Whilst Manchester might not be considered the ultimate foodie Mecca, there are more than a few recently-opened ventures which have certainly helped to place the city on the gastronomic map. Whether it’s the unabashedly arrogant ‘triple nom’ burgers making their way out of the kitchens of Almost Famous or the much-reviewed ox tartare at The French, Manchester excels in catering for everyone, whatever your foodie preference – and budget, writes Anna Tully
At the bottom end of the penny sale, allow me to introduce you to Jaffa (pictured above): a Mediterranean Halal café located on the bustling Rusholme, aka the Curry Mile. Though there’s not a Korma in sight, the lamb shawarma (around £4) is brimming with flavour, and their delicious vegetable mezzes (between £2-3) help keep things feeling healthy. Their daily specials are also worth a taste – look out for the lamb and okra dish (£4.50), served with rice. You’ll leave this place stuffed and still have change for a tenner.
Jaffa, 185 Wilmslow Rd, Manchester M14 5AP (0161 225 0800)
Keeping with the ‘canteen’ style of dining, I Am Pho in Manchester’s Chinatown serves delicious Vietnamese food that’ll keep your hunger locked up longer than Shreddies. Summer rolls with prawns (£4.50) are fresh and tasty, but the real reason we can’t keep away are their hefty bowls of pho: Vietnamese noodles served in a slow-cooked aromatic broth. Choose from a selection of meat – or for an even more filling option, opt for one with Wonton dumplings. All of the soups are served with additional chilli and herbs on the side, allowing you to spice things up as much as you like! Expect to pay around £8 for a main.
I Am Pho, 44 George St, Manchester, M1 4HF (0161 236 1230, Facebook page)
If you want to eat cheaply, but fancy something a bit trendier than the white lino dining of Jaffa and I Am Pho, head on over to the city’s Northern Quarter where cheap eats are on tap – and are usually cheaper than whatever beer is! Common is a laid-back bar with a nod to the Communist era – fortunately with much better food. The burgers (around £6-£7 without sides) are tasty, the chilli cheese fries a hangover-must and their daily specials are always carefully planned: think braised feather of beef with a Porter reduction (£7.50) or a giant curried Scotch egg (£5).
Common, 39 Edge St, Manchester, M4 1HW (0161 832 9245, website)
Meander down the street and you’ll find yourself in the ‘no reservations’ Luck, Lust, Liquor & Burn. Specialising in Americanised Mexican food, their menu will have you dribbling before you’re even past the starters. Burritos (all £10 or less) are huge: practically bursting at the seams, though there’s a good chance you’ll find it hard to resist their burgers (£8-£9), topped with all manner of items: from pulled pork to nachos, guacamole to sun-dried tomato aioli.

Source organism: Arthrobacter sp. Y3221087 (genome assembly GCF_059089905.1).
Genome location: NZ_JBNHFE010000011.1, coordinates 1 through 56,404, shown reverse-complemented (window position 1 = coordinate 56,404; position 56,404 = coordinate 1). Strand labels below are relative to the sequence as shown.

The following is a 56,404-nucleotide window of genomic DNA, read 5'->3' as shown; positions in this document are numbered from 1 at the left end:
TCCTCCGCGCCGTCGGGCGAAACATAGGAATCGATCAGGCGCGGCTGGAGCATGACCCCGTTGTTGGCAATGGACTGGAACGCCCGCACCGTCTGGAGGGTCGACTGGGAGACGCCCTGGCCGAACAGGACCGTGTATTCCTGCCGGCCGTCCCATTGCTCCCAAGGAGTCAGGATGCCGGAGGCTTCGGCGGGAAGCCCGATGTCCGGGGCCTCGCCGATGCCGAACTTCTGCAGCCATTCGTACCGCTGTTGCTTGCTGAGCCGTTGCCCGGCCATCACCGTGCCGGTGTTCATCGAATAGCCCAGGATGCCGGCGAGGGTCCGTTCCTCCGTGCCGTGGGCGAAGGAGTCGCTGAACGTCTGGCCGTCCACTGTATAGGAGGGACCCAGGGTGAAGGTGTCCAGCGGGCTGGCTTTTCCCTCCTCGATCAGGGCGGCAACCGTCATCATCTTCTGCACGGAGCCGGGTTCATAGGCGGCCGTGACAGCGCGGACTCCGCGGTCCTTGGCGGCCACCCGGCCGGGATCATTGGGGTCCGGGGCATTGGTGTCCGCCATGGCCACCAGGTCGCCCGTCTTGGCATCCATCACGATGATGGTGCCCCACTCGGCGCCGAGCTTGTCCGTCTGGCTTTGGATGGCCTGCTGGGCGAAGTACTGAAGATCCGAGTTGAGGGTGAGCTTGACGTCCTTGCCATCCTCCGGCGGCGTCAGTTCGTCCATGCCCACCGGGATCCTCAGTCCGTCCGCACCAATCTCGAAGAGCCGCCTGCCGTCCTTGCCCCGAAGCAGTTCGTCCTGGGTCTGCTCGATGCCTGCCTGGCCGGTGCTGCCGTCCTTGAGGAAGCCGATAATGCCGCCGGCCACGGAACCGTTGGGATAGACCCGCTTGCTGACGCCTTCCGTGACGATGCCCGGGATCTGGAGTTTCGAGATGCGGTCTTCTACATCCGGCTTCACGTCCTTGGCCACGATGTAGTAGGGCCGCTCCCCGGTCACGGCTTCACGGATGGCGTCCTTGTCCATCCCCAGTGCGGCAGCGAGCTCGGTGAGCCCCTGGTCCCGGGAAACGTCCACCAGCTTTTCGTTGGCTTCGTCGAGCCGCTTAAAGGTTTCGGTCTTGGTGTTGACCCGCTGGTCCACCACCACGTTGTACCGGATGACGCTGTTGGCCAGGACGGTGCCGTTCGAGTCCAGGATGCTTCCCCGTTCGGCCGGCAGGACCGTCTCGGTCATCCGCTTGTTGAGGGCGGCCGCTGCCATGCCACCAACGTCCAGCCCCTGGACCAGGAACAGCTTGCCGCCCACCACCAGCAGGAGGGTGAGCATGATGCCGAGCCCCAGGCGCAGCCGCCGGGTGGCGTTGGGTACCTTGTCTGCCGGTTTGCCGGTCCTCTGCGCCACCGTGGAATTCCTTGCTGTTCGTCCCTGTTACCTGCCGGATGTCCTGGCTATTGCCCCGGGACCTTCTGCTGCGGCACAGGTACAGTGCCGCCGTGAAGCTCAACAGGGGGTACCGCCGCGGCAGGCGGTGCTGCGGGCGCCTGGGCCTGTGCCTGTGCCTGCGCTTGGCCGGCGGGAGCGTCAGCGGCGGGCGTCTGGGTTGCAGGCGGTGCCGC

Luck Lust Liquor & Burn, 100-102 High St, Manchester, M4 1HP (0161 832 8644, website)
[Sam’s Chop House – picture: Adam Bruderer / Flickr / CC]
Whilst Jaffa won’t be offering much of what you’d expect from the Curry Mile, there’s certainly a place that will. Mughli is miles apart from its Middle Eastern neighbours, offering well-rehearsed Indian and Punjabi classics with a modern update: taste Korma (£8) like you’ve never tried it before – or, my personal favourite, the Machli Masala (£11.50), lightly battered pieces of masala fish, atop a bed of karahi sauce, with pickled red onions and fresh spinach leaves. There’s really something for everyone here, as their ‘street food’ menu – that also doubles as a starters section – is filled with delectable tasters of the streets of Lahore: the deconstructed vegetable samosa, samosa chaat (£4), and the pani puri (£4.50) are a must for veggies – and the Kati roll (£5.50) is stuffed with smoky tandoori chicken. It’ll be difficult to leave room for mains.
Mughli, Wilmslow Rd, Manchester, M14 5TQ (0161 248 0900, website)
If the idea of eating smaller plates has taken your fancy, but your tastebuds aren’t ready for the spice of Mughli, check out Cicchetti. Part of the San Carlo group, and housed in House of Fraser (though it’s still accessible once the store closes), it offers small plates of rustic Italian food in a rather swanky setting. Book a table if you fancy being fawned over or grab a seat at the bar and order as you go if you’d rather be left to your own devices. Anything with chicken livers and Marsala will be as rich as it sounds, the carpaccios and tartares expensive and created in front of you, and the mini pizzas are great for filling up on carbs. Expect to pay between £5 – £12 a dish: you’ll need two or three each to fill you up, but you’ll want five or six!